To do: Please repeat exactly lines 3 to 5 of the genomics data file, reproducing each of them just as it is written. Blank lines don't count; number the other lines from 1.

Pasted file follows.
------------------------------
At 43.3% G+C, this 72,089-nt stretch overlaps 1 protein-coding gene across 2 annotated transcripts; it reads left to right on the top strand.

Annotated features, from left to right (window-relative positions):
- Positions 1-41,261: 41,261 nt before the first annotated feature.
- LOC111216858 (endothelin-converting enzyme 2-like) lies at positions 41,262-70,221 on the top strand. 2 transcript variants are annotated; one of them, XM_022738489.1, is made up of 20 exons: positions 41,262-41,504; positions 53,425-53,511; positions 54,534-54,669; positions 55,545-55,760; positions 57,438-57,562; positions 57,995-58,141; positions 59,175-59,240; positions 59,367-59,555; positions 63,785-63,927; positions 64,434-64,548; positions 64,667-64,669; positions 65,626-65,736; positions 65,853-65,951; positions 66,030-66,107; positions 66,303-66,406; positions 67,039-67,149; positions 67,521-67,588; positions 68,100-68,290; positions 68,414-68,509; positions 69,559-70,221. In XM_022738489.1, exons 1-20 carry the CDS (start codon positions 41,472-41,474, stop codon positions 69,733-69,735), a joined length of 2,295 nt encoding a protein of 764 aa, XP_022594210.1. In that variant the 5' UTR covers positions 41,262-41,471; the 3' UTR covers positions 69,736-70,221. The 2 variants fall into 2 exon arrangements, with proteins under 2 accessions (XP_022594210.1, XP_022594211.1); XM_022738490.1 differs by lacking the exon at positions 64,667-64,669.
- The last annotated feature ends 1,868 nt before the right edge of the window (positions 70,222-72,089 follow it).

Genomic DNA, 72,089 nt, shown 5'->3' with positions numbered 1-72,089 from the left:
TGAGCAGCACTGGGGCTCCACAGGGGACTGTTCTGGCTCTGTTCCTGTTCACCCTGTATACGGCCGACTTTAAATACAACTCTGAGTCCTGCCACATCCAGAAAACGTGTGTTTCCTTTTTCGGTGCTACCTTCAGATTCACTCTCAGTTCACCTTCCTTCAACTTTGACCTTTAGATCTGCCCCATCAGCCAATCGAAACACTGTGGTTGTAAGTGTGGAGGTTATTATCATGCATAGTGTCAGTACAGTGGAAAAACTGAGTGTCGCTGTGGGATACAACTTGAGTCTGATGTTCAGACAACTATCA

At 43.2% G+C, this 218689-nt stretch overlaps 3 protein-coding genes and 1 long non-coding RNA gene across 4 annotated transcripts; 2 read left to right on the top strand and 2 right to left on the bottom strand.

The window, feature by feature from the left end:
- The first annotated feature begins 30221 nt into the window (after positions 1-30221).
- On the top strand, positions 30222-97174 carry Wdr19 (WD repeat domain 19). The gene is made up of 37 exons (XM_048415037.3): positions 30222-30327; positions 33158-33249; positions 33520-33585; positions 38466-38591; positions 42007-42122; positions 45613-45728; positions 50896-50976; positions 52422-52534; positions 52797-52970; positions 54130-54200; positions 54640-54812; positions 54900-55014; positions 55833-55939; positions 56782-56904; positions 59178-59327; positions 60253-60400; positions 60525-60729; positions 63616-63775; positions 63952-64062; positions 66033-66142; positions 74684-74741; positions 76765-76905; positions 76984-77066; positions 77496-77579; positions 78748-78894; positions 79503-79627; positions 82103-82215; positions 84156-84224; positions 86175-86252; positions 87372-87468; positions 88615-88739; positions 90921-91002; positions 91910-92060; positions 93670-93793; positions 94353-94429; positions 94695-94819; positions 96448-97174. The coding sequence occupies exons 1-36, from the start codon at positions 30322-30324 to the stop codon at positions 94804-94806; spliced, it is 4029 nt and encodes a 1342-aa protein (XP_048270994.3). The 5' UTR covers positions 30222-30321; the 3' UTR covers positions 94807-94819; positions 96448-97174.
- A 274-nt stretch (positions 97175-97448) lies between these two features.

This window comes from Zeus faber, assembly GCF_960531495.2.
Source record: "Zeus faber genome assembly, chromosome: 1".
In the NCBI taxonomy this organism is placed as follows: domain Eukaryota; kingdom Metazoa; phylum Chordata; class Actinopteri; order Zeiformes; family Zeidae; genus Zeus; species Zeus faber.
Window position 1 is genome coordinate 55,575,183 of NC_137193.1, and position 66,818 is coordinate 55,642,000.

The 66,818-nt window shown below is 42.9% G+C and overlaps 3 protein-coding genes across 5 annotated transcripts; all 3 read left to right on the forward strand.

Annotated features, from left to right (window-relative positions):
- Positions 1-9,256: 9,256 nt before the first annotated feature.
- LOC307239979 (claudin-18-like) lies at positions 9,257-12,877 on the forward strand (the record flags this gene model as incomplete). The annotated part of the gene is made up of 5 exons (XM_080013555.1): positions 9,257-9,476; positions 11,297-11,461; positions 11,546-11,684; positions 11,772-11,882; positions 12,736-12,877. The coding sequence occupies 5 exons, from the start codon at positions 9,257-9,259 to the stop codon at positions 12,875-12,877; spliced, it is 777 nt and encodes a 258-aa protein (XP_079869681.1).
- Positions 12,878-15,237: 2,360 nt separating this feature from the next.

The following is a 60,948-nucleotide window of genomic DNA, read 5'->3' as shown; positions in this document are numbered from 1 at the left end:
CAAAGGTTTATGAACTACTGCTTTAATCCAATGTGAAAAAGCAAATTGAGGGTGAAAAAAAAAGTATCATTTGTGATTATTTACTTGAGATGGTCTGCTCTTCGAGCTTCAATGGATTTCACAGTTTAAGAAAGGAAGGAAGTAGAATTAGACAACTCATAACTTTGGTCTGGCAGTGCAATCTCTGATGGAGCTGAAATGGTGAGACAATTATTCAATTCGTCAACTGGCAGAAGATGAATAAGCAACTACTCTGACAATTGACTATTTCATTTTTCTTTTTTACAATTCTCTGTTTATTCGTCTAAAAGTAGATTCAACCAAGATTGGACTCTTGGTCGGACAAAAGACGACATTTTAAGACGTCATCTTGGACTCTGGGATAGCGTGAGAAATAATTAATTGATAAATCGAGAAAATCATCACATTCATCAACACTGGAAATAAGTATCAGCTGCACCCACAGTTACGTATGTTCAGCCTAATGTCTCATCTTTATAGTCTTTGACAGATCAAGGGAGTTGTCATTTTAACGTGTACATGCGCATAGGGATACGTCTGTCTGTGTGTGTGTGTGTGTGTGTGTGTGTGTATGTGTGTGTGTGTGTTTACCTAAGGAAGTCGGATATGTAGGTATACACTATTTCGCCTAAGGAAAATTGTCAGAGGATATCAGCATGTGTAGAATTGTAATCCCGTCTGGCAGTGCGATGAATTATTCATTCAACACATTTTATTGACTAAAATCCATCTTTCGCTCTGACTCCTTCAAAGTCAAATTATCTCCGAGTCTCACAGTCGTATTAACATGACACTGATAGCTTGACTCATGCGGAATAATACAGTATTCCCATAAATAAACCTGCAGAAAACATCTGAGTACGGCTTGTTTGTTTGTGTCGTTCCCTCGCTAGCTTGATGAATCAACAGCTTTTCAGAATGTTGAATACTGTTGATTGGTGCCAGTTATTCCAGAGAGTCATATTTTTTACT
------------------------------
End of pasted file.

- Positions 1-41,261: 41,261 nt before the first annotated feature.
- LOC111216858 (endothelin-converting enzyme 2-like) lies at positions 41,262-70,221 on the top strand. 2 transcript variants are annotated; one of them, XM_022738489.1, is made up of 20 exons: positions 41,262-41,504; positions 53,425-53,511; positions 54,534-54,669; positions 55,545-55,760; positions 57,438-57,562; positions 57,995-58,141; positions 59,175-59,240; positions 59,367-59,555; positions 63,785-63,927; positions 64,434-64,548; positions 64,667-64,669; positions 65,626-65,736; positions 65,853-65,951; positions 66,030-66,107; positions 66,303-66,406; positions 67,039-67,149; positions 67,521-67,588; positions 68,100-68,290; positions 68,414-68,509; positions 69,559-70,221. In XM_022738489.1, exons 1-20 carry the CDS (start codon positions 41,472-41,474, stop codon positions 69,733-69,735), a joined length of 2,295 nt encoding a protein of 764 aa, XP_022594210.1. In that variant the 5' UTR covers positions 41,262-41,471; the 3' UTR covers positions 69,736-70,221. The 2 variants fall into 2 exon arrangements, with proteins under 2 accessions (XP_022594210.1, XP_022594211.1); XM_022738490.1 differs by lacking the exon at positions 64,667-64,669.
- The last annotated feature ends 1,868 nt before the right edge of the window (positions 70,222-72,089 follow it).